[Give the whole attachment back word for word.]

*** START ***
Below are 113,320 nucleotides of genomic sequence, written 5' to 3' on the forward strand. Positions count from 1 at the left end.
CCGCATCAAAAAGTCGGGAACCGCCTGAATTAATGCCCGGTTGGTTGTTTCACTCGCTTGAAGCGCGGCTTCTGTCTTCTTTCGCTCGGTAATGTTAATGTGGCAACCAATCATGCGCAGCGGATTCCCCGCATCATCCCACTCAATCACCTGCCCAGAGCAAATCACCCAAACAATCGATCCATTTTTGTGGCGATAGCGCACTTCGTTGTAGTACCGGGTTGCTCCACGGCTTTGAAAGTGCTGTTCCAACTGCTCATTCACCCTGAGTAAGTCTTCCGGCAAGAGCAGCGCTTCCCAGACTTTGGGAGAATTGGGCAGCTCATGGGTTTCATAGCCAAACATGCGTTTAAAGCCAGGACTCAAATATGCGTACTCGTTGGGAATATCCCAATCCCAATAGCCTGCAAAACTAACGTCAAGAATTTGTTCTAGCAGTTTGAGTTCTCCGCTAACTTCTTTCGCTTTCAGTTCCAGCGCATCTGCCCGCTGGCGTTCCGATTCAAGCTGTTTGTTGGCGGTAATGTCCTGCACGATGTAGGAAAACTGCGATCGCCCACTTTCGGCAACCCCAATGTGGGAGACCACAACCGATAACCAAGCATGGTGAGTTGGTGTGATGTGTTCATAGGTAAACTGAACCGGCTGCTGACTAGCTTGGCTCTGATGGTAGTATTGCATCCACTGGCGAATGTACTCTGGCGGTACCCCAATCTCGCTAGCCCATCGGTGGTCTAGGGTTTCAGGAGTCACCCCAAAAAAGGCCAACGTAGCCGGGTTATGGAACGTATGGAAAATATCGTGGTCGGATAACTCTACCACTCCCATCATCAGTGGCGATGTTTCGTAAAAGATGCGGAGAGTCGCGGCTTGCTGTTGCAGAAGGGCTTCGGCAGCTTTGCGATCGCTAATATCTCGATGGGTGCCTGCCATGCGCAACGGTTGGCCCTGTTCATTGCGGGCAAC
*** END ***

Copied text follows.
Below are 113,320 nucleotides of genomic sequence, written 5' to 3' on the forward strand. Positions count from 1 at the left end.
CCGCATCAAAAAGTCGGGAACCGCCTGAATTAATGCCCGGTTGGTTGTTTCACTCGCTTGAAGCGCGGCTTCTGTCTTCTTTCGCTCGGTAATGTTAATGTGGCAACCAATCATGCGCAGCGGATTCCCCGCATCATCCCACTCAATCACCTGCCCAGAGCAAATCACCCAAACAATCGATCCATTTTTGTGGCGATAGCGCACTTCGTTGTAGTACCGGGTTGCTCCACGGCTTTGAAAGTGCTGTTCCAACTGCTCATTCACCCTGAGTAAGTCTTCCGGCAAGAGCAGCGCTTCCCAGACTTTGGGAGAATTGGGCAGCTCATGGGTTTCATAGCCAAACATGCGTTTAAAGCCAGGACTCAAATATGCGTACTCGTTGGGAATATCCCAATCCCAATAGCCTGCAAAACTAACGTCAAGAATTTGTTCTAGCAGTTTGAGTTCTCCGCTAACTTCTTTCGCTTTCAGTTCCAGCGCATCTGCCCGCTGGCGTTCCGATTCAAGCTGTTTGTTGGCGGTAATGTCCTGCACGATGTAGGAAAACTGCGATCGCCCACTTTCGGCAACCCCAATGTGGGAGACCACAACCGATAACCAAGCATGGTGAGTTGGTGTGATGTGTTCATAGGTAAACTGAACCGGCTGCTGACTAGCTTGGCTCTGATGGTAGTATTGCATCCACTGGCGAATGTACTCTGGCGGTACCCCAATCTCGCTAGCCCATCGGTGGTCTAGGGTTTCAGGAGTCACCCCAAAAAAGGCCAACGTAGCCGGGTTATGGAACGTATGGAAAATATCGTGGTCGGATAACTCTACCACTCCCATCATCAGTGGCGATGTTTCGTAAAAGATGCGGAGAGTCGCGGCTTGCTGTTGCAGAAGGGCTTCGGCAGCTTTGCGATCGCTAATATCTCGATGGGTGCCTGCCATGCGCAACGGTTGGCCCTGTTCATTGCGGGCAAC